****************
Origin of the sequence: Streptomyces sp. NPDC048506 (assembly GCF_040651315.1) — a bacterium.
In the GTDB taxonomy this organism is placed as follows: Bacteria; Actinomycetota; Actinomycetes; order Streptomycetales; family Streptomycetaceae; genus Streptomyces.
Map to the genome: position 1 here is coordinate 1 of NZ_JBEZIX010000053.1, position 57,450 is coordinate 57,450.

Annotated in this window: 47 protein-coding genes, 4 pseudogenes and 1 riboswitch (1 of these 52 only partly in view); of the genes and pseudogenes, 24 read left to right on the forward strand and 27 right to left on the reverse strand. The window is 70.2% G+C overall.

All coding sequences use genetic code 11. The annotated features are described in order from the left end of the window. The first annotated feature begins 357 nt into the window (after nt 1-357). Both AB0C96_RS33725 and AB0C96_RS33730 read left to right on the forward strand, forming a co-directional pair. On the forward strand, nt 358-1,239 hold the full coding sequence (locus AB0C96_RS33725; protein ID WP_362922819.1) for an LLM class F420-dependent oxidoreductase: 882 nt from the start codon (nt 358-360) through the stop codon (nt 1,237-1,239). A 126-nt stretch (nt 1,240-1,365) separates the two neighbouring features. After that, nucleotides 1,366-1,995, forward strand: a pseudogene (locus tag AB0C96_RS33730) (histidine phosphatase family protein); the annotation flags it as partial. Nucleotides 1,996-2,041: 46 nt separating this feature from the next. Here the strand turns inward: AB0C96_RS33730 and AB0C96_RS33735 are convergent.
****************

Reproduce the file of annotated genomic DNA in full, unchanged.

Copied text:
Origin of the sequence: Streptomyces sp. NPDC048506 (assembly GCF_040651315.1) — a bacterium.
In the GTDB taxonomy this organism is placed as follows: Bacteria; Actinomycetota; Actinomycetes; order Streptomycetales; family Streptomycetaceae; genus Streptomyces.
Map to the genome: position 1 here is coordinate 1 of NZ_JBEZIX010000053.1, position 57,450 is coordinate 57,450.

Annotated in this window: 47 protein-coding genes, 4 pseudogenes and 1 riboswitch (1 of these 52 only partly in view); of the genes and pseudogenes, 24 read left to right on the forward strand and 27 right to left on the reverse strand. The window is 70.2% G+C overall.

All coding sequences use genetic code 11. The annotated features are described in order from the left end of the window. The first annotated feature begins 357 nt into the window (after nt 1-357). Both AB0C96_RS33725 and AB0C96_RS33730 read left to right on the forward strand, forming a co-directional pair. On the forward strand, nt 358-1,239 hold the full coding sequence (locus AB0C96_RS33725; protein ID WP_362922819.1) for an LLM class F420-dependent oxidoreductase: 882 nt from the start codon (nt 358-360) through the stop codon (nt 1,237-1,239). A 126-nt stretch (nt 1,240-1,365) separates the two neighbouring features. After that, nucleotides 1,366-1,995, forward strand: a pseudogene (locus tag AB0C96_RS33730) (histidine phosphatase family protein); the annotation flags it as partial. Nucleotides 1,996-2,041: 46 nt separating this feature from the next. Here the strand turns inward: AB0C96_RS33730 and AB0C96_RS33735 are convergent.